Alright so I’ve already sung Heidelberg’s praises. Could Munich, the capital of Bavaria (and Germany’s third largest city) and the second stop on my 9 day European jaunt, be just as awesome? Well yes, it turns out it can.

All I knew about Munich before going there was that it was famous for Oktoberfest and that during the 1972 Olympics some members of the Israeli Olympic team were taken hostage (and then killed) by a group of Palestinian assassins. And the latter event was then used as the basis for the movie “Munich.”

Based on those two facts alone, I wasn’t sure what to expect from Munich. I had never thought of it as a place worthy of visiting before. I’m not the biggest fan of beer and I wasn’t really sure how to process that the only other thing I knew about the city was a sad and tragic event.

On the first full day we were there, we decided to split up. Nicole and Sarah went off to visit Neuschwanstein Castle, a fairy tale looking palace located in the heart of the Bavarian countryside and commissioned by the highly eccentric Ludwig II of Bavaria.

I decided not to go because the palace is about 2 hours away from Munich by train (therefore it requires a full day to visit it) and I wanted to take advantage of my time in the city itself since it was my first time there. If I ever return to Munich (and I hope I do), I will definitely make it a point to visit this palace–however, and I know it’s impossible to phrase this without sounding a tad snobby, I have visited many castles in Europe. I didn’t think it would hurt me to skip this one for the time being. I know it looks beautiful, I’ve seen pictures of the inside on Google Images. But I don’t regret my decision, so please don’t throw tomatoes at me!

Instead of getting up super early to join my friends, I slept in for a bit before setting off to visit another palace– the Nymphenburg Palace, to be exact. This Baroque palace was mainly used as a summer residence by the rulers of Bavaria and was built sometime in the 1600s. Among the most famous monarchs who resided there, Empress Elisabeth of Austria (commonly known as Empress Sisi) and her husband Franz Joseph had rooms there.

the front of Nymphenburg Palace

One of the most famous rooms in the palace is the “Gallery of Beauties,” an entire room adorned with the portraits of 36 women that King Ludwig I considered to be the most beautiful in his kingdom. The women ranged from noble families (including the king’s own daughter) to women of a more modest background–such as a shoemaker’s daughter. One portrait of note is that of Lola Montez, one of the king’s mistresses, who heavily influenced the king’s political agenda–to the point that she has widely become blamed as one of the triggers of the 1848 revolution that swept through Germany and which led to Ludwig I’s abdication. Lola’s story is rather fascinating (she ended up in New York) but I’ll leave that for another post.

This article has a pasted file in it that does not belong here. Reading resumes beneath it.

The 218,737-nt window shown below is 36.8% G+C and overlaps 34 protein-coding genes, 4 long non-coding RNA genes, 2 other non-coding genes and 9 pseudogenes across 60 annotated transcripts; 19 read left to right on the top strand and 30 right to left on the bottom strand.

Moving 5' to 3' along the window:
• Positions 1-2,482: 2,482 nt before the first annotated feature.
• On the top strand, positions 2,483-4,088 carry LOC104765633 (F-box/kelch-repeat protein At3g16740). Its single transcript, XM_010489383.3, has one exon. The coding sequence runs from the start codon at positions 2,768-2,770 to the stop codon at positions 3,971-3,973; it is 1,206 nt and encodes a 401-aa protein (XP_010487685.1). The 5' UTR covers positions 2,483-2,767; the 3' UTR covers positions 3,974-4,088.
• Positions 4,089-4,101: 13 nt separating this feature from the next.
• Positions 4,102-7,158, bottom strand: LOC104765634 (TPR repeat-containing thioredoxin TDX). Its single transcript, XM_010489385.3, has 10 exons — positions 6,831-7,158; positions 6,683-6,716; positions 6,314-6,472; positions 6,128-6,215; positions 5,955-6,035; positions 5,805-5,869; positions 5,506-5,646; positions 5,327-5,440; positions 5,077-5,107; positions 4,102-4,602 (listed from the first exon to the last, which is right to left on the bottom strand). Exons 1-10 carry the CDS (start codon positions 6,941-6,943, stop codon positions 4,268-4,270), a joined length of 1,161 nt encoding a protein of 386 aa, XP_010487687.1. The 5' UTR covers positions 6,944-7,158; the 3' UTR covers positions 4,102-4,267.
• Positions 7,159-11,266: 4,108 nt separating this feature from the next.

Lola Montez’s portrait in the Gallery of Beauties

For a full list and portraits of the women who grace the walls of the Gallery of Beauties:

inside the Great Hall of Nymphenburg Palace

the ceiling in the Great Hall

After visiting the sumptuous royal apartments, I wandered around the grounds for a bit. Or if I want to sound really fancy, the “parterre.” Not so sure what it is but people assume if you throw some French in it, it automatically makes it fancy.

the back of the palace

“I’m sexy and I know it.”

The above statue could give Angelina Jolie a run for her money. And that’s a reference to this year’s Oscars in case you didn’t know. Angelina Jolie had a high slit on her dress and kept posing awkwardly with her leg sticking out EXACTLY like this statue, minus the triton. It’s a match made in heaven.

And the rest of the palace garden pictures:

I didn’t just visit this palace my first day but as usual I like to include too many pictures. Next up: more of the things I saw and did my first day in Munich.